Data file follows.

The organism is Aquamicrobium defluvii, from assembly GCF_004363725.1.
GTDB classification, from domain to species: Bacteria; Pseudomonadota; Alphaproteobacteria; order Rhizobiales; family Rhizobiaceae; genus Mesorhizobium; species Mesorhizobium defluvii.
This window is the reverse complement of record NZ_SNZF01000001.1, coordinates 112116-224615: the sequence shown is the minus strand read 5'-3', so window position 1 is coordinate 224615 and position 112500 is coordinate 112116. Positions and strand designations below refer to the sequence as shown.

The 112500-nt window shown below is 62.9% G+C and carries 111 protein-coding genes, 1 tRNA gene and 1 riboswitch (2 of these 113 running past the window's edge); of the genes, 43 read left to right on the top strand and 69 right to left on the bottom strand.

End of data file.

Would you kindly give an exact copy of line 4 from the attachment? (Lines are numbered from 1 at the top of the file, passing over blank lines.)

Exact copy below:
The 112500-nt window shown below is 62.9% G+C and carries 111 protein-coding genes, 1 tRNA gene and 1 riboswitch (2 of these 113 running past the window's edge); of the genes, 43 read left to right on the top strand and 69 right to left on the bottom strand.